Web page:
Master of Science (MS)
Electrical and Computer Engineering (Engineering)
Date of Defense
First Committee Member
Second Committee Member
Third Committee Member
Developments in microfluidics have led a wide variety of research on MEMS-scaled biomedical applications. Many biomedical sensors, drug delivery systems, cell and protein syntheses devices, microfluidic switches have been successfully miniaturized. However, there is a need for controlled fluid transport for most of these biomedical devices. To address this need, micropump design has been a highly attractive research area for decades and various micropump design templates have been used for controlled fluid transfer. However, most of these developed micropumps are either: not small enough to combine with other microfluidic systems or require a large activation energy which does not make them suitable for biomedical applications. This thesis presents a fully biocompatible micropump system consisting of a new actuator membrane structure fabricated from a piezoelectric polymer: polyvinylidene fluoride-trifluoroethylene (PVDF-TrFE). Its actuating performance was evaluated and compared with other common piezoelectric materials using finite element method (FEM) simulations. Full operation of actuator-membrane structures and diffuser elements which are the two components of the designed micropump were successfully proven separately and integration of these components was demonstrated.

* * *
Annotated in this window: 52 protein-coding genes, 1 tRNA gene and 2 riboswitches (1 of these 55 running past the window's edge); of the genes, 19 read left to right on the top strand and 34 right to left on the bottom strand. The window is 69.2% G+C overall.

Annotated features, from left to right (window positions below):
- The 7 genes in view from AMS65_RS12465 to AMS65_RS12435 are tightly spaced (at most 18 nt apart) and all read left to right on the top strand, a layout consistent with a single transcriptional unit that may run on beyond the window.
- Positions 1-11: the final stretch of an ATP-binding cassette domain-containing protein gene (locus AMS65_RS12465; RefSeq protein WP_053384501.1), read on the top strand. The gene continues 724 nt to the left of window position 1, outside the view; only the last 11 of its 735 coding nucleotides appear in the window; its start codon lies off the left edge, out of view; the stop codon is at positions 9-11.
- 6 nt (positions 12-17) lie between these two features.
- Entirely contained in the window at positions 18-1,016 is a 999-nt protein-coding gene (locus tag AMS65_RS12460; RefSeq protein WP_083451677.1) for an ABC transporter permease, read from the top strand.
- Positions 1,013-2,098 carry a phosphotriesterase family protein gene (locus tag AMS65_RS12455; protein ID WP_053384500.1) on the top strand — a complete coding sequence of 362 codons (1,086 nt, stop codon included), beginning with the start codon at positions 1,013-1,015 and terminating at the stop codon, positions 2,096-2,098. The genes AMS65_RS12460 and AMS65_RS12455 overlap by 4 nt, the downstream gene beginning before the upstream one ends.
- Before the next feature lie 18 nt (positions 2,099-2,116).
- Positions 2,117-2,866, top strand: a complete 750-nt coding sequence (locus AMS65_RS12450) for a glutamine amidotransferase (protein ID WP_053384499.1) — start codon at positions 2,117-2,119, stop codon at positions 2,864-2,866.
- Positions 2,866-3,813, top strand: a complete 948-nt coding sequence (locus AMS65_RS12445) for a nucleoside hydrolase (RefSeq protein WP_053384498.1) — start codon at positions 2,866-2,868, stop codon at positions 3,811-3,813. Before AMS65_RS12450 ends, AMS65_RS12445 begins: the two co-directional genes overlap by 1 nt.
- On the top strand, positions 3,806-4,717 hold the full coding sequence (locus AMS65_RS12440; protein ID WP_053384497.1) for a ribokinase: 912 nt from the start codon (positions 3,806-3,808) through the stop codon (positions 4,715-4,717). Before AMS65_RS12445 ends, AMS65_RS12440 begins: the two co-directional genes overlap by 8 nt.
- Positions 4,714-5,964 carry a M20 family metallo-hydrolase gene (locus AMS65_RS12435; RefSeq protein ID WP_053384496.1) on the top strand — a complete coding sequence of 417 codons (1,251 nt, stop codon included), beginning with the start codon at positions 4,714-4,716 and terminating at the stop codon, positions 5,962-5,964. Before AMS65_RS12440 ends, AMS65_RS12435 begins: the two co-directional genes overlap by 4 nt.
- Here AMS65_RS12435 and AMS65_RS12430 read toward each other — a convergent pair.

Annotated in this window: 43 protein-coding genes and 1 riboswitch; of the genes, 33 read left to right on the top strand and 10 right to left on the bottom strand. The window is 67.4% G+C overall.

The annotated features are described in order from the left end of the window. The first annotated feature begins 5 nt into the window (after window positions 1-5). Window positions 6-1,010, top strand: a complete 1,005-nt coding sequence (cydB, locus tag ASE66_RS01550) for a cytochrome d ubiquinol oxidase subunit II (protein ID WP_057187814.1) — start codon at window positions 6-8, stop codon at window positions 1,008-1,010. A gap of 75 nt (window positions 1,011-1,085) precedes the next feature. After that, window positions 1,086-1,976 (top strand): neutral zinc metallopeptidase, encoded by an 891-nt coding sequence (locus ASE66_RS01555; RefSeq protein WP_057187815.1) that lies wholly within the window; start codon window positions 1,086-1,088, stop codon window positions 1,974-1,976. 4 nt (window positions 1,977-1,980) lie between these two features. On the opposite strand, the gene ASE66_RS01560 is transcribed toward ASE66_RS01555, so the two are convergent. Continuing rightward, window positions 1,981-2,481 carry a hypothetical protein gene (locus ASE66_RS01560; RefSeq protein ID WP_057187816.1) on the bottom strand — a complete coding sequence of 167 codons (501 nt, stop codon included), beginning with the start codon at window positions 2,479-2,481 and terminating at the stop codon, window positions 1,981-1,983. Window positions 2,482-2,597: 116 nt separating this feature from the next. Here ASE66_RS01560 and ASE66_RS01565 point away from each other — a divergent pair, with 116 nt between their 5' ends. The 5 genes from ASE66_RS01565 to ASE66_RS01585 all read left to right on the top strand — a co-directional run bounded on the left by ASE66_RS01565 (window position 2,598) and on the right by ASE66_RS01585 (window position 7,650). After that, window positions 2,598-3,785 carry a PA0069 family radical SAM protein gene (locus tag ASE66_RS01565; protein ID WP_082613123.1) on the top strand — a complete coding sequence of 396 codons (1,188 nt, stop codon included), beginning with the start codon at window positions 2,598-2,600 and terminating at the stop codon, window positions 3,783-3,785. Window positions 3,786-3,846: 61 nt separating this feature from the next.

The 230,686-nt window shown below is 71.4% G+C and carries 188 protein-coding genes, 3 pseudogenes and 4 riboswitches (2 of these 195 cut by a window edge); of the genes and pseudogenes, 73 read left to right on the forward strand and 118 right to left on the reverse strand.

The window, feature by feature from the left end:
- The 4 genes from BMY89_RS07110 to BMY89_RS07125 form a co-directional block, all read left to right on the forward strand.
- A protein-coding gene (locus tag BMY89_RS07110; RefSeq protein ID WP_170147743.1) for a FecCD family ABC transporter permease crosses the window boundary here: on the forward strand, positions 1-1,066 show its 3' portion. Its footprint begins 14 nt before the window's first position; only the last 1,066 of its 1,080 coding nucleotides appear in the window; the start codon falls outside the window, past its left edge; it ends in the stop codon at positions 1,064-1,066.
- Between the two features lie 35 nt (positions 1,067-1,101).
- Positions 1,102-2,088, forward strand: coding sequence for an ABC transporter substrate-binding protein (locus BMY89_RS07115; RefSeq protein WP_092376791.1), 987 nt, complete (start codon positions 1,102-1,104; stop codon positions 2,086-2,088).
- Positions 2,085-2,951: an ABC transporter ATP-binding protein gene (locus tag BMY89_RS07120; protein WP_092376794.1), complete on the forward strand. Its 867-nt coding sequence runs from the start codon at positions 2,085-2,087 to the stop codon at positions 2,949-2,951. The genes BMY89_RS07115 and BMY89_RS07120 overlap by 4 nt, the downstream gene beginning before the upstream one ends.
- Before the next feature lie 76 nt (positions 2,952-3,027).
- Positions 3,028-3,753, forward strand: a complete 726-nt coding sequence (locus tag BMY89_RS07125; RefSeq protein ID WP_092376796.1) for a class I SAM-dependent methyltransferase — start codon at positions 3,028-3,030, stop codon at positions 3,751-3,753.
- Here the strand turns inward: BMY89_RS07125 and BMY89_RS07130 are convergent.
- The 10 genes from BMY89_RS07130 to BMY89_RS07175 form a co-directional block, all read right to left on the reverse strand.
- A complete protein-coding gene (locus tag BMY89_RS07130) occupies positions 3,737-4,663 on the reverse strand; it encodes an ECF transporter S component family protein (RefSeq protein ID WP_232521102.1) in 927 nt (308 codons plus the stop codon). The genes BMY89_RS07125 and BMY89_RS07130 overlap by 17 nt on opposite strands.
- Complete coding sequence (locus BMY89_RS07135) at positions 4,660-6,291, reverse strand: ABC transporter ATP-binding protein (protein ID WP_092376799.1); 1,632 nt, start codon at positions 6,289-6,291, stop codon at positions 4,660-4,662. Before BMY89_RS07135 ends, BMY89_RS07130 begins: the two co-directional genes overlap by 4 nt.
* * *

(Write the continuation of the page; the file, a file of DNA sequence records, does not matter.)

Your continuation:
Micropump; PVDF-TrFE; Diffuser; Nozzle; Actuator; Nanoliter
Akin, Yagmur, "Integrated Biocompatible Piezoelectric Micropump System with Nanoliter Volume Precision" (2016). Open Access Theses. 617.